Pony Excess was on again, I can still watch it eventhough Ive seen it 100 times. Imho, I doubt we'll ever see the death penalty again. No way will you see it with a cash cow like a U$C. Only way I could see them cleaning it up so to speak is to penalize in a few areas. Hit them where it hurts the most, the wallet, fine the **** out of them. Vacating wins is all bull****, that doesnt send a message. Fines, taking scholarships, holding the people who cheat responsible. Yes Im talking about coaches too, suspend them for a season or so. Can the Ncaa give fines and punish coaches, boosters, etc? Asking cause Im not really sure. Doing all that might not work either but maybe people would at least think twice before engaging in dirty recruiting. Oregon should take a lesson from SMU. Going national in recruiting is a risky thing if you dont have a ton of tradition to back you. SMU did but a ways back.
I don't completely discount the death penalty but it would have to be a situation like SMU were the school completely disregards the rules and continues with major violations in defiance of the NCAA (by the way I could see some SC booster being arrogant enough to do so and the school being greedy enough to let it happen.) It is highly unlikely but not entirely impossible.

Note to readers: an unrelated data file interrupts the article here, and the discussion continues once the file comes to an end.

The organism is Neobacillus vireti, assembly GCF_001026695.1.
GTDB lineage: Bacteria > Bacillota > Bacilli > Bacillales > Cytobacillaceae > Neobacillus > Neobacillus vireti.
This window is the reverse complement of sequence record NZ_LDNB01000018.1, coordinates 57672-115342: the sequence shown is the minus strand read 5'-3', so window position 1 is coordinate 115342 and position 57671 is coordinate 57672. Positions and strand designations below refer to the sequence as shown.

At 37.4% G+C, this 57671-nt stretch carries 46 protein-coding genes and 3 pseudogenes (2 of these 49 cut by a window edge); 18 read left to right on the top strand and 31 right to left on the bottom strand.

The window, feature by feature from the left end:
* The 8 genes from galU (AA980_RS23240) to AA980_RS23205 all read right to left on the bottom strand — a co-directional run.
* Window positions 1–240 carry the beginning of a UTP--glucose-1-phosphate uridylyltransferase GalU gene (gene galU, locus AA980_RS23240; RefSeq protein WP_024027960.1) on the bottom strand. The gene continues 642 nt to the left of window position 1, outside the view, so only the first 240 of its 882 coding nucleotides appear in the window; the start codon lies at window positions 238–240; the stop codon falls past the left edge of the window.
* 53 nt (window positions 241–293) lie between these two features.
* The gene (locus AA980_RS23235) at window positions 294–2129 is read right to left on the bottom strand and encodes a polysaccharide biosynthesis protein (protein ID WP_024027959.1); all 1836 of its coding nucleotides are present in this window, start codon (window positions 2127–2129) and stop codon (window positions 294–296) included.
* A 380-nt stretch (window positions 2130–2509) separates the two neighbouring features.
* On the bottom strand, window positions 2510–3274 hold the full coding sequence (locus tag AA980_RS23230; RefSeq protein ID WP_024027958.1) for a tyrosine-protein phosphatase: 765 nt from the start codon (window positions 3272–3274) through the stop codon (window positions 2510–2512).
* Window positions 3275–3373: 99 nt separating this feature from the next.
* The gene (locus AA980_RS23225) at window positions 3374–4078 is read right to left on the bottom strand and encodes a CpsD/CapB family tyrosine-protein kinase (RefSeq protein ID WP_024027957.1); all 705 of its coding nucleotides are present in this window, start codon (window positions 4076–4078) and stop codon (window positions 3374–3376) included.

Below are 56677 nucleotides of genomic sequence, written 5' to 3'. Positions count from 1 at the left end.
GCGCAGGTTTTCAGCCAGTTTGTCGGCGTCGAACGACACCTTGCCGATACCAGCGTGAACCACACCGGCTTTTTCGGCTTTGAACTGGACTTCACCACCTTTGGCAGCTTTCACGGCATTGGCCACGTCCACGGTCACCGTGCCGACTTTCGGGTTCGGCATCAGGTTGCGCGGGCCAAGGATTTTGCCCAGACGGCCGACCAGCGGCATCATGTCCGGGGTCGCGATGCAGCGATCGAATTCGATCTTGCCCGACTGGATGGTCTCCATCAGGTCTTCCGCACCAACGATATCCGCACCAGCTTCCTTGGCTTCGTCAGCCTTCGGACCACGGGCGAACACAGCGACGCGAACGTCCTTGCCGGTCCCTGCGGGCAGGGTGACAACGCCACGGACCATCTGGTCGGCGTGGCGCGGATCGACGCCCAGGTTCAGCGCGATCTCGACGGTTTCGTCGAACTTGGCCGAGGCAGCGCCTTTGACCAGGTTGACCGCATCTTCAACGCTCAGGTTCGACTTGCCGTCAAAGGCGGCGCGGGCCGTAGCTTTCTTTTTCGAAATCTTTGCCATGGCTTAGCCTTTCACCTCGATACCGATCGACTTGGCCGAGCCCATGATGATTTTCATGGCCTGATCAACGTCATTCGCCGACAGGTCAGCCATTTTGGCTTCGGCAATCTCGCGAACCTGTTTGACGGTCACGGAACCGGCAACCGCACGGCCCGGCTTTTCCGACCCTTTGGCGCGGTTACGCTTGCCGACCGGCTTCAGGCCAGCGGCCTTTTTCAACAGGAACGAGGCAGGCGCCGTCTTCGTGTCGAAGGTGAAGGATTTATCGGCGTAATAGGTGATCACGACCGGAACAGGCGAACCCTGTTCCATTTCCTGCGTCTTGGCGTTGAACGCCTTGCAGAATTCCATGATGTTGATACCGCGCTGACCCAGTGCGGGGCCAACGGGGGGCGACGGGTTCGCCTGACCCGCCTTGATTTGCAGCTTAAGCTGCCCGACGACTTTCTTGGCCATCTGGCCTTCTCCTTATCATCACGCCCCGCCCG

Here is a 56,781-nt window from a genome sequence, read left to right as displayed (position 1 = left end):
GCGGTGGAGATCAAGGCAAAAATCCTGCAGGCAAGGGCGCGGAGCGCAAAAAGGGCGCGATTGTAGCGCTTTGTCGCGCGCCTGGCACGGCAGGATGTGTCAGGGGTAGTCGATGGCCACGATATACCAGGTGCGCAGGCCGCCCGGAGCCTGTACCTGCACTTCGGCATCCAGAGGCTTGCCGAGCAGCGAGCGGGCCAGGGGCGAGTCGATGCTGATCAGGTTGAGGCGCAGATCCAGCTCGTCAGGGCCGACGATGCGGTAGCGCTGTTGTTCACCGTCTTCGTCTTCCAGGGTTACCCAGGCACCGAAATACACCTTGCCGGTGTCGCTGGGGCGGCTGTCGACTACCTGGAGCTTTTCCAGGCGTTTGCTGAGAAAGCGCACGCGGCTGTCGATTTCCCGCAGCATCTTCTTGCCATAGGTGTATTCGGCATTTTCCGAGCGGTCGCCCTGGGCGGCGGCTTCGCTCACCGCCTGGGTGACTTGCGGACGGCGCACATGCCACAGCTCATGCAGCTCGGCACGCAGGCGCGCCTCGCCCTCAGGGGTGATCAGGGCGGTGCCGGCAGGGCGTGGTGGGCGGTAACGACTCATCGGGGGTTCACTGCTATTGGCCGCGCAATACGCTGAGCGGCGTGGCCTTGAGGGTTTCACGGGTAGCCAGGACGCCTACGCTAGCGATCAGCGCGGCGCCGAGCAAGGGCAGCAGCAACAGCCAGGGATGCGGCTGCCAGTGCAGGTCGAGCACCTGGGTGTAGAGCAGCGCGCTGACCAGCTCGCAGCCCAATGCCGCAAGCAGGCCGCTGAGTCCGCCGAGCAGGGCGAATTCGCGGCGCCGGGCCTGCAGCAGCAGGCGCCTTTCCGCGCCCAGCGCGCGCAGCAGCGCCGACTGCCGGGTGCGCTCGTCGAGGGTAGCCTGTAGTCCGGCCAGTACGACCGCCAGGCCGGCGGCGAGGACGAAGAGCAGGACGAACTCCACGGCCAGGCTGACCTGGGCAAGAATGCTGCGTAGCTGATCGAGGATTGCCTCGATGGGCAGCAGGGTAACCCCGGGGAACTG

You are right that the only thing that will truly dent the cheating is to hit people in the pocketbook. Schools (and conferences) forced to return their bowl revenues and even some TV revenues, probation including not receiving TV revenues, major scholly cuts and a biggy, all coaches having signed an agreement that says that if they are caught with repeated violations they can be suspended from coaching at any NCAA school for a period of time and if they go to another school after the penalties and are caught violating again the school will be penalized as if the prior violations belonged to them since they hired a coach who was a known cheater.
This would put a big crimp in the style of guys like Jackie Sherrell, Lou Holtz, and others who make a lot of money, leave a program in shambles, and go repeat the same issues at other schools.
You guys are about nothing over here if not "tradition" -- but think for a minute what tradition means, in relation to college football -- it means lots of boosters who care, and donors who are rich and give a lot of money (and are able to make trouble/draw attention to the NCAA). There is at least one major case of a "traditional power" (USC) that got hammered -- dealing a blow to your theory.
If you think Oregon doesn't have either of those things because they didn't beat Army 6-3 in 1924 or whatever, you're kidding yourself. "Traditional programs" in college football take a lot less time to establish, and to tear down. It's about boosters, either in the aggregate or the individual, and as long as Phil Knight continues to draw breath, Oregon will be treated similarly to Ohio St., USC, etc etc.